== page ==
Cubs and Reds Set for Rubber Match; Soto, Lilly Rolling

Matt TruebloodSenior Analyst ISeptember 13, 2009

PHOENIX - OCTOBER 04:  Pitcher Ted Lilly #30 of the Chicago Cubs talks with catcher Geovany Soto #58 in the first inning against the Arizona Diamondbacks during Game Two of the National League Divisional Series at Chase Field on October 4, 2007 in Phoenix, Arizona.  (Photo by Stephen Dunn/Getty Images)

The Chicago Cubs will look to salvage a series win Sunday, after missing an opportunity to go up two games to none on division foes the Cincinnati Reds on Saturday at Wrigley Field.

Chicago fell behind 5-0 early, but stormed back to tie the game in the bottom of the seventh inning before closer Carlos Marmol gave up a two-run double to the Reds' Drew Sutton in the top of the ninth. It was the Cubs' first loss in their last five games, and dropped them to 41-28 on the season at home.

Today, left-hander Ted Lilly will take the mound for Chicago. Lilly, who returned from the disabled list on August 17, has allowed just six runs over 33 1/3 innings in his five starts since, and has 23 strikeouts against six walks during that span.

He will look to win his third game in as many September starts. If he succeeds, he will be the first Cub to reach 12 wins in 2009.

In Lilly's only start against Cincinnati this season, he took the tough-luck loss, after allowing just one unearned run in seven innings of work, allowing five hits and no walks while striking out two. Both Cubs errors in the game belonged to Lilly himself.

Lilly's battery-mate will likely be Geovany Soto, who has heated up in response to manager Lou Piniella's decision to give more playing time to backup Koyie Hill. In just five September games, Soto already has more hits, extra-base hits and runs batted in than he had in all of August.

Coming off an injury that cost him just over a month, Soto hit just .128 (6-for-47) in August, but has rounded into form down the stretch with a .438 mark in September, with seven hits in just 16 at-bats. He also has nine RBI this month, five more than he accumulated in August and (along with third baseman Aramis Ramirez) the most of any Cub since September 1.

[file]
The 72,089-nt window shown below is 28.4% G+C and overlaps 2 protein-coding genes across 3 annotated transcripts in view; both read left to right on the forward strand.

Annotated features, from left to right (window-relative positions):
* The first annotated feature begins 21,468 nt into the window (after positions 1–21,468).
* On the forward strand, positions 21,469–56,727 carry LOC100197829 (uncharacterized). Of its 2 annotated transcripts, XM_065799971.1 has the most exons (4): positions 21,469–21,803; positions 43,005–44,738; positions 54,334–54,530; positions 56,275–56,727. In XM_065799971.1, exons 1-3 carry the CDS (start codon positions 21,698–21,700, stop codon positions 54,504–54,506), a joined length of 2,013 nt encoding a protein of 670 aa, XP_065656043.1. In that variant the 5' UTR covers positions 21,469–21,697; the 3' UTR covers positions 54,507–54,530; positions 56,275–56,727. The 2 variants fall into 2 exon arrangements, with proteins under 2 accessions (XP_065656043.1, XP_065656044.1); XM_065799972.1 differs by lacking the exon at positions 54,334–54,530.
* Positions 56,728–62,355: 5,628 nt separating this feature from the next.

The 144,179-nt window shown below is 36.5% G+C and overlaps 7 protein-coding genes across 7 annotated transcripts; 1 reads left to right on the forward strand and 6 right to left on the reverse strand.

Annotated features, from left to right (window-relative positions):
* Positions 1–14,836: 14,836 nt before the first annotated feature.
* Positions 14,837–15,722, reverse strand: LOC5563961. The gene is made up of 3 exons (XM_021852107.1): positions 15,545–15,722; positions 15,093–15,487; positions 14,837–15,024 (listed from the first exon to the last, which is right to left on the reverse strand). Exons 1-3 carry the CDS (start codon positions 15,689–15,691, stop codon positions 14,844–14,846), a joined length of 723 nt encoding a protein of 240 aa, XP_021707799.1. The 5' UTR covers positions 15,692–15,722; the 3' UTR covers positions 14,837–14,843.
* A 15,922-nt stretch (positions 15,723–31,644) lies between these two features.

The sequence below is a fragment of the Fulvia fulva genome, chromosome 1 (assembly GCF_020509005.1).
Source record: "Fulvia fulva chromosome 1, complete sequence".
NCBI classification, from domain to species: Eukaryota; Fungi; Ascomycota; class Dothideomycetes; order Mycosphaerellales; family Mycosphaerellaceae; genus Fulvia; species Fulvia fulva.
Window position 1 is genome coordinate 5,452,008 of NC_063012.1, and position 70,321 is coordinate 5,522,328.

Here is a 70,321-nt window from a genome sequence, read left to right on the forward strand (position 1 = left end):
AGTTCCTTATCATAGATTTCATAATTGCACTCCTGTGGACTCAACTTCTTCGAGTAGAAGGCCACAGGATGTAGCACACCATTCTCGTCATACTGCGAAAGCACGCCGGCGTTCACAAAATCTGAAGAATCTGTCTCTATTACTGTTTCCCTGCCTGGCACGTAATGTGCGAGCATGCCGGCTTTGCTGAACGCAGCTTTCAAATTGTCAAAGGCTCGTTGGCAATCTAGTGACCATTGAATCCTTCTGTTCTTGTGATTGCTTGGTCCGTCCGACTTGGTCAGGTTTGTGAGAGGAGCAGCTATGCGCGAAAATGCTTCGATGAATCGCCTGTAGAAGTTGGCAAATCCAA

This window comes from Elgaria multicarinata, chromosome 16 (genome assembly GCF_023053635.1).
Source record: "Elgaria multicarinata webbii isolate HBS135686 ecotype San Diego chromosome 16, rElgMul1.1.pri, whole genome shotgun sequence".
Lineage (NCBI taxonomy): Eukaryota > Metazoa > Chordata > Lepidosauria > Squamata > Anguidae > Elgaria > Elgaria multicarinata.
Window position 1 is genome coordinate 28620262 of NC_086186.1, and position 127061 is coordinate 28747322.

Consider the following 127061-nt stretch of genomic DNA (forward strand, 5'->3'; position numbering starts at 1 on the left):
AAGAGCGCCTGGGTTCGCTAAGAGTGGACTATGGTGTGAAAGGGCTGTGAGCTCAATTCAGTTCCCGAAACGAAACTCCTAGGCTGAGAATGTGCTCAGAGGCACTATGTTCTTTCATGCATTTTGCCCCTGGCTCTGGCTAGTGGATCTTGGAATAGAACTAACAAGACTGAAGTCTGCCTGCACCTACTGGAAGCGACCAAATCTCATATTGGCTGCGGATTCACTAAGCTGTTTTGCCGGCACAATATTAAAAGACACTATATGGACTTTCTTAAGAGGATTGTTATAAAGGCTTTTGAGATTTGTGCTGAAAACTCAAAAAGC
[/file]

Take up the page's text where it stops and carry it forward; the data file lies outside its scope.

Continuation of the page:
Homer Bailey, as recently as 2007 the top prospect in the Reds' organization according to Baseball America, will start for Cincinnati. Bailey, 23, has a 5.60 ERA over 15 starts for the parent club this season, but is 3-0 with a 1.67 ERA in 27 innings over his last four starts.

Bailey threw 5 2/3 innings and gave up four earned runs to earn the win over the Cubs on the last day of the 2007 season. It is his only career start against them.

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Both pitchers have extreme fly ball tendencies. Lilly has the second-highest fly ball percentage in baseball since the start of 2008, while Bailey has allowed 12 homers in just 82 innings this year.

Mr. Everything?
Bobby Scales could be in line for a utilityman's role in 2010, if he continues to impress Cubs coaches with his versatility and clutch hitting. Scales tacked on an insurance run in the team's 6-4 win on Friday, and capped Chicago's three-run rally in the sixth inning Saturday.

Scales can play three infield spots, and has so far acquitted himself well as a defensive left fielder. His contributions as a pinch-hitter from either side of the plate could also be valuable.

Much may depend on the Cubs' offseason activities: if Jake Fox, Sam Fuld, and Jeff Baker all find themselves on the bench next season, Scales will probably begin the year in AAA Iowa. Given speculation that the Cubs will try to add speed at the top of the order, and the conventional wisdom within the organization that says the only open spot would be second base, that scenario seems highly likely.


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